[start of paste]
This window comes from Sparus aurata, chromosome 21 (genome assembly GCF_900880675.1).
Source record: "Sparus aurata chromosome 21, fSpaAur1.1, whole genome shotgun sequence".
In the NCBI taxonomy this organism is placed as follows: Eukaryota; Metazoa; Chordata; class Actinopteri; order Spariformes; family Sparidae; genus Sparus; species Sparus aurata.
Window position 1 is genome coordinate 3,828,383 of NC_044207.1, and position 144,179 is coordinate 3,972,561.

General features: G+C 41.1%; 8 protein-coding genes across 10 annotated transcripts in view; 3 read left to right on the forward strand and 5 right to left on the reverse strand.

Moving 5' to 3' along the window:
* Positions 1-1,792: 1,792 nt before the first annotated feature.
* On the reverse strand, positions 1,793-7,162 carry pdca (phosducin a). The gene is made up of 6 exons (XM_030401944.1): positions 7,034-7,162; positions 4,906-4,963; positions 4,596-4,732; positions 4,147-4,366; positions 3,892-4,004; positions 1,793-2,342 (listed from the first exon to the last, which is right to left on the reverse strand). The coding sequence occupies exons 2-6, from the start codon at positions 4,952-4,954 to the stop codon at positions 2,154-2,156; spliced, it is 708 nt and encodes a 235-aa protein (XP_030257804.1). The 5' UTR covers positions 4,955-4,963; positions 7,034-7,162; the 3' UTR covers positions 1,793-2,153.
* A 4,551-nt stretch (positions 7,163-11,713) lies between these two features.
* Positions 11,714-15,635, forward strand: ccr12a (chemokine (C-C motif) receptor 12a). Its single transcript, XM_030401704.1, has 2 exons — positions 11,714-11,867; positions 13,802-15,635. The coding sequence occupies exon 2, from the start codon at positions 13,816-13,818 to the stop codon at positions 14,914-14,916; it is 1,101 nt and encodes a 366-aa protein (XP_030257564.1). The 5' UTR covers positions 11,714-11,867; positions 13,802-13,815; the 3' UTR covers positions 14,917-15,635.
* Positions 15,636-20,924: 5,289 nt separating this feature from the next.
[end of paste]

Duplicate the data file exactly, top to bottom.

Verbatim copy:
This window comes from Sparus aurata, chromosome 21 (genome assembly GCF_900880675.1).
Source record: "Sparus aurata chromosome 21, fSpaAur1.1, whole genome shotgun sequence".
In the NCBI taxonomy this organism is placed as follows: Eukaryota; Metazoa; Chordata; class Actinopteri; order Spariformes; family Sparidae; genus Sparus; species Sparus aurata.
Window position 1 is genome coordinate 3,828,383 of NC_044207.1, and position 144,179 is coordinate 3,972,561.

General features: G+C 41.1%; 8 protein-coding genes across 10 annotated transcripts in view; 3 read left to right on the forward strand and 5 right to left on the reverse strand.

Moving 5' to 3' along the window:
* Positions 1-1,792: 1,792 nt before the first annotated feature.
* On the reverse strand, positions 1,793-7,162 carry pdca (phosducin a). The gene is made up of 6 exons (XM_030401944.1): positions 7,034-7,162; positions 4,906-4,963; positions 4,596-4,732; positions 4,147-4,366; positions 3,892-4,004; positions 1,793-2,342 (listed from the first exon to the last, which is right to left on the reverse strand). The coding sequence occupies exons 2-6, from the start codon at positions 4,952-4,954 to the stop codon at positions 2,154-2,156; spliced, it is 708 nt and encodes a 235-aa protein (XP_030257804.1). The 5' UTR covers positions 4,955-4,963; positions 7,034-7,162; the 3' UTR covers positions 1,793-2,153.
* A 4,551-nt stretch (positions 7,163-11,713) lies between these two features.
* Positions 11,714-15,635, forward strand: ccr12a (chemokine (C-C motif) receptor 12a). Its single transcript, XM_030401704.1, has 2 exons — positions 11,714-11,867; positions 13,802-15,635. The coding sequence occupies exon 2, from the start codon at positions 13,816-13,818 to the stop codon at positions 14,914-14,916; it is 1,101 nt and encodes a 366-aa protein (XP_030257564.1). The 5' UTR covers positions 11,714-11,867; positions 13,802-13,815; the 3' UTR covers positions 14,917-15,635.
* Positions 15,636-20,924: 5,289 nt separating this feature from the next.